When the jana met the janapriya

Published : 12:02 am  June 19, 2018 | No comments so far |  |  (237) reads | 

The fifties and sixties were clearly epoch-making decades for much of the Western world and particularly for the United States. Almost overnight, the bourgeoisie, so accustomed to their way of life, found their culture eroding with the onslaught of the bohemians, the heroes of the counterculture who found their icons in the novels of Norman Mailer and the Beat Generation and the politics of Abbie Hoffman. But these were relatively prosperous years, probably the most prosperous of 20th century American life. David Brooks, in his clear accessible account of this phenomenon, Bobos in Paradise, contends that what transpired was the substitution of one way of thinking for another, a substitution that was short-lived, as the return of the corporate culture of the seventies and the eighties proved. Probably the best illustration of this shift can be found in the movies. In 1967, The Graduate, one of that year’s most successful films, depicted its hero in the form of Benjamin Braddock, who rebelled against conformity and the sexual depravity of the WASP (White Anglo Saxon Protestant) middle-class; 20 years later, its director, Mike Nichols, created a hero out of a stockbroker’s secretary who finds her way to the upper echelons of corporate America in Melanie Griffith, with Working Girl. From the one to another, there was a shift, from the bohemian values of the sixties to the bourgeois values of the eighties.   


In the hands of the masters, the middlebrow and the lowbrow is formalised: baila turns into The Moonstones, Dalreen Suby enters

Such shifts are not rare, and are almost certainly reflected in the culture of a particular era. It’s interesting, thus, to note that while Abbie Hoffman was ranting and raving about the virtues of revolutionary politics and the Beatniks were hailing the LSD and drug culture of the fifties and sixties, Sri Lanka, conversely, faced a resurgence of bourgeois values. It was in the fifties that the efforts of the likes of Devar Surya Sena led to the creation of a cultural sphere. Led by the offspring of the upper class, these preservationists laid the bedrock for the emergence of that sphere, despite the errors they made when formalising the same culture they sought to preserve. In the United States the fifties and sixties had become the repository of revolution, of bohemia, of countercultural rebellion; in Sri Lanka, those decades would become the repository of the formal, conservative, middle-class, and petty bourgeois culture, the culture which was seen most discernibly in the films of Lester James Peries, the songs of Amaradeva, the plays of Sarachchandra, and the ballets of Chitrasena. While liberal and Westernised and modernised at the outset, these art forms were tinged with the middle-class puritanism of the audiences that patronised them. That most of these pioneer artists hailed from the petty bourgeoisie helped fuel this dichotomy, between modernism and traditionalism, even further. Premaranjith Tilakaratne recounts in his memoir Durgaya that when he got the great Sarachchandra to listen to the songs from West Side Story, the latter had just one reply to give: “It is nothing but cacophony!” This was not an era of polyphony, let alone cacophony: it was the era of the formal culture, patronised by the children of 1956, the rural bourgeoisie and the urban petty bourgeoisie, who were soon to become (as the novels of Karunasena Jayalath showed) the heroes of the art forms which had until then depicted them as props and supporting players. That Lester Peries’s most successful film until then was Golu Hadawatha, which valorised this milieu, is no cause for wonderment. It was inevitable in a way.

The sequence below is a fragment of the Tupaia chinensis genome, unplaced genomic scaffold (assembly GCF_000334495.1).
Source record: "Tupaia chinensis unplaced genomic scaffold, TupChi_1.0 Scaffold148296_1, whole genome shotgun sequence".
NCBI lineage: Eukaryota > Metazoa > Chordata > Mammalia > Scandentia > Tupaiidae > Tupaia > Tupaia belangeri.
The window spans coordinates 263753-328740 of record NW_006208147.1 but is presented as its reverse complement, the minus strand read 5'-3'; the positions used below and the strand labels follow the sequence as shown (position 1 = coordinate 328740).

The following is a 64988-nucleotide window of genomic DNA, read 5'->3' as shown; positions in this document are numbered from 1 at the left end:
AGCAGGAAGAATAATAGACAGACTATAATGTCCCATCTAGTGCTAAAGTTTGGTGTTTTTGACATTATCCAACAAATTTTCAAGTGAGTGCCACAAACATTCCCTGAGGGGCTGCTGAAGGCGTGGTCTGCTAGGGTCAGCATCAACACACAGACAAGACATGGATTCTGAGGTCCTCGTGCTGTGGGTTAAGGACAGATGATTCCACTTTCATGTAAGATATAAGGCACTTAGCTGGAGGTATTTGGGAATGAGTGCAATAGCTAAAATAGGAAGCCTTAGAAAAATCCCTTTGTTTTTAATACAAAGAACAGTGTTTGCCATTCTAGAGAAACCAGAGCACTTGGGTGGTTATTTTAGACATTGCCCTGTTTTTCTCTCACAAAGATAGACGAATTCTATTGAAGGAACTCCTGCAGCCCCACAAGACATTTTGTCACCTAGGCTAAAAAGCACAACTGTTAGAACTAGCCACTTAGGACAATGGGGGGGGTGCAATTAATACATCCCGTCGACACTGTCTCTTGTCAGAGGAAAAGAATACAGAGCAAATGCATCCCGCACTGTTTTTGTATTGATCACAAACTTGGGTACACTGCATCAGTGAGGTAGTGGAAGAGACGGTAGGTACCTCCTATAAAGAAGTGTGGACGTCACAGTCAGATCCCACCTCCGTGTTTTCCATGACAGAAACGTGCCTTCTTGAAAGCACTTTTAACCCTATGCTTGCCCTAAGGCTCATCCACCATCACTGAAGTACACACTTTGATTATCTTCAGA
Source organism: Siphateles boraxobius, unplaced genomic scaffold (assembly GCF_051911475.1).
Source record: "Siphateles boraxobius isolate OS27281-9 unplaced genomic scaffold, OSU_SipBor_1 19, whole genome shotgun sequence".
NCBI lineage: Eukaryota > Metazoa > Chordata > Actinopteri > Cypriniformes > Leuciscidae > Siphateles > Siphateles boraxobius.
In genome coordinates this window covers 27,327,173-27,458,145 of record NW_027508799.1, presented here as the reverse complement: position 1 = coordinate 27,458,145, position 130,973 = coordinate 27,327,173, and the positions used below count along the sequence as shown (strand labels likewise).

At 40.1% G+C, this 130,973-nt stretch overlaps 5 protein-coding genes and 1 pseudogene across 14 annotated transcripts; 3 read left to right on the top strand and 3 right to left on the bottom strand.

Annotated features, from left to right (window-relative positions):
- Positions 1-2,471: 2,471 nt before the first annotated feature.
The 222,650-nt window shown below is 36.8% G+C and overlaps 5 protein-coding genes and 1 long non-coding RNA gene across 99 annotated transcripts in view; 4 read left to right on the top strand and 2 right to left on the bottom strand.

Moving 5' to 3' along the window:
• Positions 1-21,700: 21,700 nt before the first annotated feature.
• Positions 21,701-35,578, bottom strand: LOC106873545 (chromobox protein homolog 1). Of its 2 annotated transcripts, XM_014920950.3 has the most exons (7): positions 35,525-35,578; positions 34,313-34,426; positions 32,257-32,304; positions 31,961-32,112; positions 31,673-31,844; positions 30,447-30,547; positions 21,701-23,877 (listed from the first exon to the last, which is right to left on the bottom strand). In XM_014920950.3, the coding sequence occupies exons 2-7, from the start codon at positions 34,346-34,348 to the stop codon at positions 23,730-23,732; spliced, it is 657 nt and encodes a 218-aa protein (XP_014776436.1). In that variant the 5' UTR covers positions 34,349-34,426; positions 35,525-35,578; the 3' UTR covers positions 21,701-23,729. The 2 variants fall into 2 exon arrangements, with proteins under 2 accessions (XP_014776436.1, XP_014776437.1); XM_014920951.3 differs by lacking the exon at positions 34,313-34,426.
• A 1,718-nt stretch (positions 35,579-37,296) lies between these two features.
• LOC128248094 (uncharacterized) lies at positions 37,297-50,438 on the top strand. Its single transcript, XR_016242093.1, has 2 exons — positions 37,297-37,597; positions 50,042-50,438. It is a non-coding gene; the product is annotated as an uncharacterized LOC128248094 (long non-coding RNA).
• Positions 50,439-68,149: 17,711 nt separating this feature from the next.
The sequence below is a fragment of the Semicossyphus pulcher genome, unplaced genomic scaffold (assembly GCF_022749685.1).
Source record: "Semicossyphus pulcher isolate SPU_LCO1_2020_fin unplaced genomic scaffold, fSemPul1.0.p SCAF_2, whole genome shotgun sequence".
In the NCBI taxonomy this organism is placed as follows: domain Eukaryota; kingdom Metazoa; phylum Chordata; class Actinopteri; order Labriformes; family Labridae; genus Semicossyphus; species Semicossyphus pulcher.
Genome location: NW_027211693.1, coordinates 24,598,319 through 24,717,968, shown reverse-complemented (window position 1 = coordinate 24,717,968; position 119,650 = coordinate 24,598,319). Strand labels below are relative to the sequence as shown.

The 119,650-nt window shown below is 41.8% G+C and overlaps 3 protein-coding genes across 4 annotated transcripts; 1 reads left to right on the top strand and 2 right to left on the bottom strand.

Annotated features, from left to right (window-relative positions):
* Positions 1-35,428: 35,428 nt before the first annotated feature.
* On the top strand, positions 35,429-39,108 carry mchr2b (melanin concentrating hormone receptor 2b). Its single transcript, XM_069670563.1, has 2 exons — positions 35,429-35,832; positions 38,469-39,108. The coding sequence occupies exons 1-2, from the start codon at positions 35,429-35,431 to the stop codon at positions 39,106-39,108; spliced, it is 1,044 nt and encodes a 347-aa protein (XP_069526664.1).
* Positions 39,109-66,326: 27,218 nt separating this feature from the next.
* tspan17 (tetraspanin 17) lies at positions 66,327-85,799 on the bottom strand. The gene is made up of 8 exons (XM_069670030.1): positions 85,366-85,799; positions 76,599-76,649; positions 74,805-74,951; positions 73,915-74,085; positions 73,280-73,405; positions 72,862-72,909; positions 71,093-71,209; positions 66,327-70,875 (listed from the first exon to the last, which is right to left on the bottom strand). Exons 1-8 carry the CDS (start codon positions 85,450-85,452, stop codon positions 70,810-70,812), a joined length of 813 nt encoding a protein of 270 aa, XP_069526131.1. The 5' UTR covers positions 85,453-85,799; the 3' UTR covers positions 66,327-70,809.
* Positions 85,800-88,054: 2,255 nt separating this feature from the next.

Definitive eras 

What made these two decades the definitive eras of cultural renaissance, of the formal culture that is, was economic prosperity on the one hand and social puritanism on the other. Prosperity and Puritanism: these were the two factors which spurred an entire era. The petty bourgeoisie had been emancipated by Sinhala Only. The groundwork for that revolution had been laid down, as I wrote before, by the offspring of the Anglican elite, the Devar Surya Senas and the Hurbert Rajapaksas whose work would be taken over by the Sunil Shanthas, the Lester Perieses, and the Amaradevas. What 1956 did was to amalgamate the results of these efforts, which had been transformed into a definitive cultural renaissance, with the traditionalism and class prejudices of the milieu which led the Sinhala Only revolution, the rural bourgeoisie and the urban petty bourgeoisie. When you watch Lester’s films, particularly those from the sixties, you can spot out this traditionalist streak even in his most daring work: both Golu Hadawatha, which valorises young love, and Delovak Athara, which valorises the downtrodden and the unprivileged (it was Philip Gunawardena’s favourite movie), don’t go beyond the middle-class canvas they revolve around. In this sense the zeitgeist of this period was captured succinctly in Ran Salu, Lester’s most religiously saturated film, which brings the good/bad binaries of village life (exemplified by P. K. D. Seneviratne’s script) to the streets of Colombo 7, through the acting of Punya Heendeniya. (The Ceylon depicted in Ran Salu, as one reviewer put it, was a Ceylon full of affluence and middle-class aspirations. Perhaps he may not have seen a paradox in the intermingling of that prosperity with the puritanism of Punya’s character, and how the triumph of goodness does not clash with the aspirations of this middle-class.)